Art Basel’s sister fair Design Miami brings together a great jumble of furniture and design pieces. Amid the variety, the uniting quality here is “collectability”. But choosing what’s worth collecting is not an easy task. Unprepared buyers can easily find themselves debating the respective merits of a mid-century Jean Prouvé-designed furniture versus British-Canadian designer Philippe Malouin’s chainmail rug. Many agonise over the choices they make: will their purchase increase in value? Will it age well? Or will it represent a poor investment and a visual reminder of one’s poor judgement?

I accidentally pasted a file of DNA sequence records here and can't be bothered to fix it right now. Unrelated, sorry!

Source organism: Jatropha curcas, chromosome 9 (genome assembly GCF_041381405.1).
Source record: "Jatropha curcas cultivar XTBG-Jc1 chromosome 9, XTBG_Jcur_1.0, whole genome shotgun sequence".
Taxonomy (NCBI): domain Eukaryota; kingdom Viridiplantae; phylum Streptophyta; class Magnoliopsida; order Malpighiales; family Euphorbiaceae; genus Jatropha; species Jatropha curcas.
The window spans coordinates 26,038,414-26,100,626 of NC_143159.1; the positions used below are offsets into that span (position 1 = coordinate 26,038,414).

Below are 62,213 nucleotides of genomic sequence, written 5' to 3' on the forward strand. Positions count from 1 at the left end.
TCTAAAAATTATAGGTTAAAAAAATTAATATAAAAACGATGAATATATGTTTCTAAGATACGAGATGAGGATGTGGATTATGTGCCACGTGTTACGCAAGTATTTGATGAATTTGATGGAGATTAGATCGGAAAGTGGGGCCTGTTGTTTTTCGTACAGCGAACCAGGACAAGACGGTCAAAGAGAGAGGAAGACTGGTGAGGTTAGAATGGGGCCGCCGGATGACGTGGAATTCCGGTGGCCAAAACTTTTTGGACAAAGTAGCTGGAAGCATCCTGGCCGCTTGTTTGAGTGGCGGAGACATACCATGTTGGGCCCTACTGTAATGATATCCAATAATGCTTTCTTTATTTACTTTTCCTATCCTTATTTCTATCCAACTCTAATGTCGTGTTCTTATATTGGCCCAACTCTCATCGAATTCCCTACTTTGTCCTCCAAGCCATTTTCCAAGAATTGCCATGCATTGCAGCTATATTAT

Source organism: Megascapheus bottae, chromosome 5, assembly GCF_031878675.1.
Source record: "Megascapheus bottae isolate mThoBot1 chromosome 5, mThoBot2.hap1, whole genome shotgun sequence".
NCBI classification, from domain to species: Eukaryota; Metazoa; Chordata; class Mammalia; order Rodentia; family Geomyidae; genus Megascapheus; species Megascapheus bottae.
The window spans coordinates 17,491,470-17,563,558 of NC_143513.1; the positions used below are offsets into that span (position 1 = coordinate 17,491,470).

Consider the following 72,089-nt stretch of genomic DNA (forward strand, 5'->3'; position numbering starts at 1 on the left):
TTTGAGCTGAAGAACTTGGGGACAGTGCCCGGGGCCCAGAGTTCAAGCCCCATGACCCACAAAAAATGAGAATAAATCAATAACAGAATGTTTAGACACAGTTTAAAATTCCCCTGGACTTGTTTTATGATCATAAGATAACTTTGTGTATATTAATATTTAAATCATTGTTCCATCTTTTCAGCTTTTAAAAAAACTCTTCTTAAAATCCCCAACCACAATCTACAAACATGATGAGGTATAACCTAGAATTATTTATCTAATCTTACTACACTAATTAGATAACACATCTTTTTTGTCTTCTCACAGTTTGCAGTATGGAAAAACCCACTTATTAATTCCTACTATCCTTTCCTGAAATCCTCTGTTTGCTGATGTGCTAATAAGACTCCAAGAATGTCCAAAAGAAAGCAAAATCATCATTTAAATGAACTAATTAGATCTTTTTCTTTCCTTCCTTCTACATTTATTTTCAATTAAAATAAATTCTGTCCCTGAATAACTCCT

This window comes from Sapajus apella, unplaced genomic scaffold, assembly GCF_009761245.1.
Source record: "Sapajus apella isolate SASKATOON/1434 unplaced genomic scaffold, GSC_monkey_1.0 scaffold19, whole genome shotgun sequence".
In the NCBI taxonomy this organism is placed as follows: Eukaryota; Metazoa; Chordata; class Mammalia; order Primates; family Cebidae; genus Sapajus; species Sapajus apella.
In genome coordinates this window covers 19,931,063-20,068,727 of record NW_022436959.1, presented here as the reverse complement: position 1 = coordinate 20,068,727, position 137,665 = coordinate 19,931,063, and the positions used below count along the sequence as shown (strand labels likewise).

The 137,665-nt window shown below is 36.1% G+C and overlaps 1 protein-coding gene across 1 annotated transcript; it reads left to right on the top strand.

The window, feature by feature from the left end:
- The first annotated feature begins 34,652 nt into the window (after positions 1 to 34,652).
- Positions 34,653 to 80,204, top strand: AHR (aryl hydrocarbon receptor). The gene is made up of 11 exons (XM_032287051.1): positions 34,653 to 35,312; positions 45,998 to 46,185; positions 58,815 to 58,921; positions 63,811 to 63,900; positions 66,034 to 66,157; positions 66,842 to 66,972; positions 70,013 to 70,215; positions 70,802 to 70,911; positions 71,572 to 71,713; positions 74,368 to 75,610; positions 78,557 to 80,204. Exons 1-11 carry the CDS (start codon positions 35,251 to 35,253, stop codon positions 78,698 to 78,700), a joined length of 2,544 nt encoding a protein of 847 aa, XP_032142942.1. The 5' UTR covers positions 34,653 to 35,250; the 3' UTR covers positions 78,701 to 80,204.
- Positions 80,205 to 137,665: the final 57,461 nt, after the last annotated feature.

When following the money the key word is “functionality”, with buyers turning away from items that are better placed in a display cabinet than in a home. This year we are drawn to Erik Thomsen, whose eponymous New York gallery is known for Japanese fine art and design. This week, however, it has garnered praise for objects that are distinctly utilitarian: woven Japanese bamboo baskets. Admittedly these ones are quite exquisite, dating back over the past century, and have been commanding sums in the tens of thousands at the fair. For Thomsen, who entices us with a still-unsold reclaimed-bamboo basket from artist Wada Waichisai II from the 1930s, the beauty of collectable design remains just as much in functionality as aesthetics. “I wouldn’t want to see these behind glass,” he says. We agree.